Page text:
HackTheBox – Bypass Write-up

Dear readers,

Today’s post is on a Windows-based Reverse Engineering (RE) challenge in HackTheBox called Bypass. It was created on 14th March 2020. This challenge tests on reverse engineering .NET programs with dnSpy so read on if you are interested. Let’s get started!

Fig 1. Bypass Window-based RE challenge in HackTheBox

Files provided

There is only one 32-bit file provided which is Bypass.exe.

Software/Tools required

  • dnSpy
  • Windows Operating System


When I first open up the program in IDA Pro, I noticed that it is a .NET program that requires a different decompiler (see Fig 4a). The decompiler I used is dnSpy which includes a debugger in the decompiler, making it very useful.

Fig 4a. .NET file detected by IDA

While trying to run the file in dnSpy, I noticed that it is a 32-bit which requires us to run the x86 version of dnSpy.exe. Therefore, make sure you open the correct version before continuing the write-up.

Setting the breakpoint at the start of the program as well as the line of code after it, we can see that the program actually stops there before prompting us to input the username. This indicates that Class 0 is indeed the entry class.

Fig 4b. Breakpoint at line 9 triggered before prompting for username

If we look at the code in line 9, we will notice that it calls for 1() which is from the same class. Looking at the code in 1(), it is quite obvious that the 2 Console.write() and Console.read() will prompt for username and password and taking in our input.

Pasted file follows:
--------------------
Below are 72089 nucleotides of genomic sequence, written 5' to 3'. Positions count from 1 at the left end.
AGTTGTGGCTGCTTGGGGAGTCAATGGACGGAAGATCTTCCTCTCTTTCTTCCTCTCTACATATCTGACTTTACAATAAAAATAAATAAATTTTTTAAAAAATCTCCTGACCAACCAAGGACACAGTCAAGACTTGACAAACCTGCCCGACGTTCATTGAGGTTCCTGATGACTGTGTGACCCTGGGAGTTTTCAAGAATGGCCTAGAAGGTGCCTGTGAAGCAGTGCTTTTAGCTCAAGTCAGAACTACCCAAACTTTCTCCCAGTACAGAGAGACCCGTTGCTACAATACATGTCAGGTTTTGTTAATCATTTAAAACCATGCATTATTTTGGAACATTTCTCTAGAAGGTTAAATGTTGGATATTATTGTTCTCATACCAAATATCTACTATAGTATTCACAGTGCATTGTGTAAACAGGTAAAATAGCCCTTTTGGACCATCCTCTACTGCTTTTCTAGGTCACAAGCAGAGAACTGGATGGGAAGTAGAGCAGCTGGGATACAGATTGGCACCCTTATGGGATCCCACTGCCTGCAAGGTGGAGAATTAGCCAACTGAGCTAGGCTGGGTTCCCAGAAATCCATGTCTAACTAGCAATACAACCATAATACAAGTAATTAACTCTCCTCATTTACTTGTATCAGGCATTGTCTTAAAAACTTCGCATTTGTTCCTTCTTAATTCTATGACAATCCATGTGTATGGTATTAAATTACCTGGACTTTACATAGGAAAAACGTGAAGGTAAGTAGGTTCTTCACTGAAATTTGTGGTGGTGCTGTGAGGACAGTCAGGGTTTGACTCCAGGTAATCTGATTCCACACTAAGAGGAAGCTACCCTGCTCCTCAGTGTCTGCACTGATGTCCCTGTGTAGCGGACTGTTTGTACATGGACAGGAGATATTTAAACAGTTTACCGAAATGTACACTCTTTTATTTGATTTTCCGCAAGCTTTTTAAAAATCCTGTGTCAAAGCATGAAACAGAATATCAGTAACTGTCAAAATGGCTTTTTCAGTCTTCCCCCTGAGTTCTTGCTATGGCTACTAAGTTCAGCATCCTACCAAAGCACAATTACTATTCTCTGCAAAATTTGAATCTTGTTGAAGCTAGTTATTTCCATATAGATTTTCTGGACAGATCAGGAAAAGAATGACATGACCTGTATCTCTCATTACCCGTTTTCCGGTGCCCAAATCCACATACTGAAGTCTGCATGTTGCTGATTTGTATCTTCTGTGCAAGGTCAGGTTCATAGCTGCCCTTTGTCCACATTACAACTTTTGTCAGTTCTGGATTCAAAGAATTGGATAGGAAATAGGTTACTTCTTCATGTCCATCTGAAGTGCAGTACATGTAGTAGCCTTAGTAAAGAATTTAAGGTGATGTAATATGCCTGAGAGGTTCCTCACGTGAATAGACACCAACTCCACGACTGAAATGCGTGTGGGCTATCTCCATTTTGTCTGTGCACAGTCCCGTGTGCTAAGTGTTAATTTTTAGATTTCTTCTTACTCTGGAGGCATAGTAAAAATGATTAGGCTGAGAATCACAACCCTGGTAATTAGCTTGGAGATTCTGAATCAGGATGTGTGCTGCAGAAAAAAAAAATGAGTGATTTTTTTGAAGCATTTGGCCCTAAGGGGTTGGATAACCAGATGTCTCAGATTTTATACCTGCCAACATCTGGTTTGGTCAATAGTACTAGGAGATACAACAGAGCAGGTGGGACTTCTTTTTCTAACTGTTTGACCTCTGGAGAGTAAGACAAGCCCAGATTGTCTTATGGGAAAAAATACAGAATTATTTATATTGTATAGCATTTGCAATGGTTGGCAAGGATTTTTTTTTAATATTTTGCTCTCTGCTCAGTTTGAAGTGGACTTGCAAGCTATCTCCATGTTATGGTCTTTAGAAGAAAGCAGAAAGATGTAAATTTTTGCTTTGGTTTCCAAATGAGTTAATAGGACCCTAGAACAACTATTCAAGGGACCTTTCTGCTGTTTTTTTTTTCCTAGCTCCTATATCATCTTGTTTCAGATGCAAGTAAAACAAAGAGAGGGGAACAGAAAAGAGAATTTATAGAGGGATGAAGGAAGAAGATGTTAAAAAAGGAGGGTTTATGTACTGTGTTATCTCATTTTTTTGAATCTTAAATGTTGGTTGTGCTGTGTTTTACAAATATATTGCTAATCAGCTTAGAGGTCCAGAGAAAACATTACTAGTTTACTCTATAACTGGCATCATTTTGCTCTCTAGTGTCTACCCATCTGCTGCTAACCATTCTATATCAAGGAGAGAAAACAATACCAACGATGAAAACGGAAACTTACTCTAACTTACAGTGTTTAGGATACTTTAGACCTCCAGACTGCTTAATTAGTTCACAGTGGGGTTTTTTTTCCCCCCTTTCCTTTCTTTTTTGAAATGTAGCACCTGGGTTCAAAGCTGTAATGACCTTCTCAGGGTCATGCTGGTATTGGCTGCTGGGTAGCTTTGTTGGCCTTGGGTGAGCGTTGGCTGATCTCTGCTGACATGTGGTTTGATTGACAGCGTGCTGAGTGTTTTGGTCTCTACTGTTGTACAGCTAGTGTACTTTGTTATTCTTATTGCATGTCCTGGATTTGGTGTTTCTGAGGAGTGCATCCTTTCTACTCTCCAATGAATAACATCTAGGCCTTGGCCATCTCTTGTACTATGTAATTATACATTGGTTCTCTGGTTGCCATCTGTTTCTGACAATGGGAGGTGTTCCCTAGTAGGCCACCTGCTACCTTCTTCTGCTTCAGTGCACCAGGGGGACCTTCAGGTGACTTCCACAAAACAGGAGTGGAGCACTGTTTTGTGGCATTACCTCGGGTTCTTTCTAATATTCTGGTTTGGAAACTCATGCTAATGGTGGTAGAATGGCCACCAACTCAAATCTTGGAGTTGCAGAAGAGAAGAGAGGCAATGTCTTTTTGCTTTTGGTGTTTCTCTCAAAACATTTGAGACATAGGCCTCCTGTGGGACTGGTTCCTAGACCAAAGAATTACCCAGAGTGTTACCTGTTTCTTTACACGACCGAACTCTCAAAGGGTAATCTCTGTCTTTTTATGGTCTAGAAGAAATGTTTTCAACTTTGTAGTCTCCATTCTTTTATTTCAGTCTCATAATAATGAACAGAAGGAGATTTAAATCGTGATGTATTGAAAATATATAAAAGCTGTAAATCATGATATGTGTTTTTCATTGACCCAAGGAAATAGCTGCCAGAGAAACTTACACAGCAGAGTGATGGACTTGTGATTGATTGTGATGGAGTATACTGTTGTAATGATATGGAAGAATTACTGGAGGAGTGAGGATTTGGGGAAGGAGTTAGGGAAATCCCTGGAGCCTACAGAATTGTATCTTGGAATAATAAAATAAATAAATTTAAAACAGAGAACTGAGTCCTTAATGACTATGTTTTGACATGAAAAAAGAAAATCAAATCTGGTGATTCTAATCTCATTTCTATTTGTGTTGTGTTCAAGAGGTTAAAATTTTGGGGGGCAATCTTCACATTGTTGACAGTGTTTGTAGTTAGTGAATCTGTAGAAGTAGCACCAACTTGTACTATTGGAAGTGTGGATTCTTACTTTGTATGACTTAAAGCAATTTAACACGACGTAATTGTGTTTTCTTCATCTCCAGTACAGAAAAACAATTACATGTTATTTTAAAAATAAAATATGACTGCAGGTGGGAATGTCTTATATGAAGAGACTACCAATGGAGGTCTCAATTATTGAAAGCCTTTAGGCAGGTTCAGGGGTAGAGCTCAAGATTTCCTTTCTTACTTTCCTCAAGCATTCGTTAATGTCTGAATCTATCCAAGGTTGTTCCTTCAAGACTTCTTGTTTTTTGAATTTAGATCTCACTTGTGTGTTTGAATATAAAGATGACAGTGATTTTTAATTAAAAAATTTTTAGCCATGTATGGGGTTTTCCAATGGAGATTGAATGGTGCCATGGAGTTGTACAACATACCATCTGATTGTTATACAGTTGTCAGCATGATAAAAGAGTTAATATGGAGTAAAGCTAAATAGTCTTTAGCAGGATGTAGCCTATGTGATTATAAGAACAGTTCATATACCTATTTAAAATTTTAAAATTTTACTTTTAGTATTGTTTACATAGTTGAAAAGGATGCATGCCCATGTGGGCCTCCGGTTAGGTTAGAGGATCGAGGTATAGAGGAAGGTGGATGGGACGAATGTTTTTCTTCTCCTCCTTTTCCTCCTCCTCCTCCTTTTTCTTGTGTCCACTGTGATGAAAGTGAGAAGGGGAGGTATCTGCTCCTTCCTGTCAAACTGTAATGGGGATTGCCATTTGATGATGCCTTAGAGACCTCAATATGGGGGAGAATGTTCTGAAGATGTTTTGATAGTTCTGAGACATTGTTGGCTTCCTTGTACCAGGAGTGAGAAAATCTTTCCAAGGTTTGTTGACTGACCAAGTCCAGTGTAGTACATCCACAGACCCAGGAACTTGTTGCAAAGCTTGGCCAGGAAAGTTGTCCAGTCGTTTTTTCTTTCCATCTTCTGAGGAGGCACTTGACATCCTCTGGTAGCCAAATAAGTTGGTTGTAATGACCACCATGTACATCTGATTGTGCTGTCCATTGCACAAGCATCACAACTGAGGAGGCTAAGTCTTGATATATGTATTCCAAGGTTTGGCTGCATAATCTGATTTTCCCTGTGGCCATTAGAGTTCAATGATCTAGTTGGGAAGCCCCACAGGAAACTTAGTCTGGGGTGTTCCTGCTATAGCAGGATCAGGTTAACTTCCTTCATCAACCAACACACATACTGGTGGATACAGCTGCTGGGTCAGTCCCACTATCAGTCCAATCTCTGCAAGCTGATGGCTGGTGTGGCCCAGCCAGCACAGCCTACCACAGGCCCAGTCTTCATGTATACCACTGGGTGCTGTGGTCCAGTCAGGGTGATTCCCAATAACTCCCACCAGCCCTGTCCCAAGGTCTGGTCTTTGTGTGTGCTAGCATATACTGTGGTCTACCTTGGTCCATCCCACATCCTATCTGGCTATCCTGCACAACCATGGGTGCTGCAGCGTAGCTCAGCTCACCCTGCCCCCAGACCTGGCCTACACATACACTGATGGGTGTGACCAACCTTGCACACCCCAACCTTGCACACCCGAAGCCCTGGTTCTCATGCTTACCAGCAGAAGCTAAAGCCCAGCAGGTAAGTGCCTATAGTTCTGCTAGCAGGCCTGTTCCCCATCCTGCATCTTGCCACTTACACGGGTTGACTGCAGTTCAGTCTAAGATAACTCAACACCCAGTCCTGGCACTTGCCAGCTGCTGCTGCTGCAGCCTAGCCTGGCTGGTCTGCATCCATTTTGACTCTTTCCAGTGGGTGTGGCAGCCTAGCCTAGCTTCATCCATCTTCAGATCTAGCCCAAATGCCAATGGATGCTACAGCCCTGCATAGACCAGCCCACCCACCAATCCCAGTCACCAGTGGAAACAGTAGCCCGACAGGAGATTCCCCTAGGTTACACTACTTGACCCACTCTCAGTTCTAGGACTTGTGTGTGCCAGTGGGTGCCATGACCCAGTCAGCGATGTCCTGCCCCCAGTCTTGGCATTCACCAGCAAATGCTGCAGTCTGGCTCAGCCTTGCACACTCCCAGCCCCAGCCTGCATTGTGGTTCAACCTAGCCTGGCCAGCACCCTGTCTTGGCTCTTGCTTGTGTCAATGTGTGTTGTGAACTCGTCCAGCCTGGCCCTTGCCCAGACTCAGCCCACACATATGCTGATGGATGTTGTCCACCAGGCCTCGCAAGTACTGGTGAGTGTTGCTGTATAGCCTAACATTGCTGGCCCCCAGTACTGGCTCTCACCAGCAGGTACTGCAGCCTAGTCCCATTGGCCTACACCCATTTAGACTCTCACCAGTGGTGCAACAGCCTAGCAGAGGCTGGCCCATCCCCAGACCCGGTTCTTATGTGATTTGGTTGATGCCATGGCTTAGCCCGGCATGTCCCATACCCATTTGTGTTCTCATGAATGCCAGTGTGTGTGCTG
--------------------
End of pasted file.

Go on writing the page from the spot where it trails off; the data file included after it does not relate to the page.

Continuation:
public static bool 1()
	string text = Console.ReadLine();
	string text2 = Console.ReadLine();
	return false;

If we look at 1() carefully, we will notice that the result will always return FALSE. Therefore, there is no correct username and password.

We can just input a random username and password then depend on the breakpoint at line 10 to change the value returned.

Enter a username: a
Enter a password: a

Once the breakpoint hits line 10, the control will be given back to dnSpy. We can then change the value of flag1 since the breakpoint hits before the line of code execute (see Fig 4c). Thus, changing flag1 to True at line 10’s breakpoint will cause flag2 to be assigned to TRUE from flag1 once we continue the execution of the debugger.

Fig 4c. Modify flag1‘s value from FALSE to TRUE

Once we continue the execution, we will notice that we are prompted to input the secret key.

Please Enter the secret Key:

If we look at 2() in class 0 which was called in line 13, we will notice that another prompt occurs where the result will be checked against <<EMPTY_NAME>> whose value comes from class 5‘s static variable 3.

public static void 2()
	string <<EMPTY_NAME>> = 5.3;
	string b = Console.ReadLine();
	bool flag = <<EMPTY_NAME>> == b;
	if (flag)
		Console.Write(5.5 + global::0.2 + 5.6);

Looking at class 5‘s variable 3, it gets more and more complex where it retrieves the value from a binary reader. Luckily we have dnSpy where we can use our debugger to get the value from. Alternatively, we can just set the breakpoint at line 13 which is right at the IF statement which compares the value of the variable flag. Once the breakpoint hits, we can modify its value to true.

Fig 4d. Modify flag variable to TRUE

In line 41, the flag will be printed. As the program will close immediately after the flag is printed since the Bypass program is spawned by dnSpy’s debugger, we will need to do Step-over execution instead of pressing the “Continue” button. To Step-over execution, press F10 on your keyboard. Keep pressing and observe the console, the flag will eventually be printed on the console.

Flag obtained

Enter a username: a
Enter a password: a
Please Enter the secret Key: a
Nice here is the Flag:HTB{SuP3rC00lFL4g}

Flag: HTB{SuP3rC00lFL4g}

I hope this post has been helpful to you. Feel free to leave any comments below. You may also send me some tips if you like my work and want to see more of such content. Funds will mostly be used for my milk tea addiction. The link is here. 🙂


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